Heads up, employers. The National Labor Relations Board (NLRB) is suing coffee giant Starbucks over many of its employee handbook policies, alleging the company has “overly-broad and discriminatory rules.”
And you’ll want to make sure you don’t have any of the questionable policies in place … or the NLRB could be scrutinizing you next.
So what were the specific policies the NLRB took issue with? There were a whopping nineteen sections in the “Starbucks Partner Guide” that the Board said interferes with, restrains and coerces employees in the “exercise of their right to form a union under the National Labor Relations Act (NLRA).”
Specifically, here were the exact objections the NLRB had with the employee handbook:
- The company’s very specific dress code prevents workers from wearing any union shirts or pins
- There is a ban on taking videos, pictures and audio recordings, which prevents workers from documenting their working conditions
- There is a confidentiality rule which prevents employees from discussing their employment conditions and other issues at work they may face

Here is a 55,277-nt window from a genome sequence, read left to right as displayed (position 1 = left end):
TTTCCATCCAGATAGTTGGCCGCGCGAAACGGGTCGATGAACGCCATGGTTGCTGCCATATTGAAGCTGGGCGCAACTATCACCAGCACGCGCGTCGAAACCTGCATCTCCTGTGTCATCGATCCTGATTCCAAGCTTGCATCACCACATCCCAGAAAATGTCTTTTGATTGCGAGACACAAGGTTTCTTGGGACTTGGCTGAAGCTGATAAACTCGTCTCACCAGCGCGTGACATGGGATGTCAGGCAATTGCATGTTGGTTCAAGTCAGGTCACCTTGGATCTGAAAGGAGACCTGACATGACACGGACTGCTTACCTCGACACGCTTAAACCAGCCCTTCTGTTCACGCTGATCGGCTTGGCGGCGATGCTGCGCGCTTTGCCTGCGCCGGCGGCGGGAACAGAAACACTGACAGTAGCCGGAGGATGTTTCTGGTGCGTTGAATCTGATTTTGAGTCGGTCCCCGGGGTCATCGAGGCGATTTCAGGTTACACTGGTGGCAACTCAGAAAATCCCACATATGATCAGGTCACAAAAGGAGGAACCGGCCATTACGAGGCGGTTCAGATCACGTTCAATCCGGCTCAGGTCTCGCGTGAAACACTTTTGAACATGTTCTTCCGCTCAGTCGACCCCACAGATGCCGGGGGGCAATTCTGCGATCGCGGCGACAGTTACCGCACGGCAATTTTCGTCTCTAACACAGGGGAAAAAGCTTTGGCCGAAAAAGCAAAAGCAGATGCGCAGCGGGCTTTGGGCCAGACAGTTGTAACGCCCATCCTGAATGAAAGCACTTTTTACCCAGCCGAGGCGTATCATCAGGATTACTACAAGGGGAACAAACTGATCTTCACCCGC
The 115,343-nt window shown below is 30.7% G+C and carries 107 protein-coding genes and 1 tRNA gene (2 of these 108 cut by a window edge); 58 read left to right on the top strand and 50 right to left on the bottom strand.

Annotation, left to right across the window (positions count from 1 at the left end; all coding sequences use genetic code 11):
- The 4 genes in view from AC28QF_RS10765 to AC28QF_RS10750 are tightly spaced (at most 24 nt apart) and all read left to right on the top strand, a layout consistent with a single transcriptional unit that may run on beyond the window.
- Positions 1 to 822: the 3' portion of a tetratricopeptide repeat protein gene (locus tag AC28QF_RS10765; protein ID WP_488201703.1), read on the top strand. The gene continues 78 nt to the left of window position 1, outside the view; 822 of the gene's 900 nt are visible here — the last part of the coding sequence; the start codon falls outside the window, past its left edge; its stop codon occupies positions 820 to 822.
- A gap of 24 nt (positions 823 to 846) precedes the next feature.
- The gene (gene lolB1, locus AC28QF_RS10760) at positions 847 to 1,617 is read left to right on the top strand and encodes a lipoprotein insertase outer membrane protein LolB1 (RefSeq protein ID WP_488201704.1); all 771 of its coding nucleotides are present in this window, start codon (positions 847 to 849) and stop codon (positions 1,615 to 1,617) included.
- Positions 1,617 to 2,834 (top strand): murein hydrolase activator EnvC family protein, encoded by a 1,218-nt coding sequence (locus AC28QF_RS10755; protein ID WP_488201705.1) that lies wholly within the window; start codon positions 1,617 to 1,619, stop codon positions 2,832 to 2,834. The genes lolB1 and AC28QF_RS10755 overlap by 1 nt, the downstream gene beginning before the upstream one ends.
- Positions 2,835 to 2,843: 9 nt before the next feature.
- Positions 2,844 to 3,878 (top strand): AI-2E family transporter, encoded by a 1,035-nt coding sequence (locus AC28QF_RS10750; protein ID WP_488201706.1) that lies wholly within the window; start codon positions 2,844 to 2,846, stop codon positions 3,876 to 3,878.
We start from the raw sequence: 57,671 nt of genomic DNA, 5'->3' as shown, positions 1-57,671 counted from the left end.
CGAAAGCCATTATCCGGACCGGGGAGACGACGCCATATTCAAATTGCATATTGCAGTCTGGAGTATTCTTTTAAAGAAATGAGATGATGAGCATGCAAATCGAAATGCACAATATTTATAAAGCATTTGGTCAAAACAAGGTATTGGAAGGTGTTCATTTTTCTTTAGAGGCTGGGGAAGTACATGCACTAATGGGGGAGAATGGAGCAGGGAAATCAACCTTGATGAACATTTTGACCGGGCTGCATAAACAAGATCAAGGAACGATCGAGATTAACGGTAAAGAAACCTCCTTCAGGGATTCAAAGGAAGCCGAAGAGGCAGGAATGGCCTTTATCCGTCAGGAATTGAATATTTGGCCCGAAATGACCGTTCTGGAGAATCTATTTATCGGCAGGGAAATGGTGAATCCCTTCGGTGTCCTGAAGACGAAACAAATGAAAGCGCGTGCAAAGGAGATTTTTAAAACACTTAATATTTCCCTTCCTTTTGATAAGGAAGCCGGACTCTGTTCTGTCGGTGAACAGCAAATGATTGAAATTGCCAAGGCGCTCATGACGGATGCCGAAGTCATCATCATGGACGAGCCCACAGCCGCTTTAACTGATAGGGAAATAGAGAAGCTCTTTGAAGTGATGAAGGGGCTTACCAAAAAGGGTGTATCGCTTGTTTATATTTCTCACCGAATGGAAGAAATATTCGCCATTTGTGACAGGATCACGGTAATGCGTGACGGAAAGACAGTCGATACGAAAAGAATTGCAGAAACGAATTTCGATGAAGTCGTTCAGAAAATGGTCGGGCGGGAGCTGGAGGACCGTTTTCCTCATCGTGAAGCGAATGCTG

- There is a ban on the use of social media or interviews where employees could speak out about their working conditions, experiences and/or why they want a union, and
- The company has harsh corrective action rules to stop employees from engaging in protected organizing activities in order to form a union.
More trouble brewing
The court hearing regarding the employee handbook is set for June, however this isn’t the only legal trouble Starbucks is currently facing.
In the past few months, Starbucks has been trying to stop union activity at many of its stores. According to reports, the company’s founder Howard Schultz has been requesting that managers “crack down” on workers having private meetings to discuss unionizing.
The NLRB also recently charged Starbucks with firing seven pro-union employees in Memphis, TN.
As of now, workers at more than 50 stores have voted in favor of unionizing.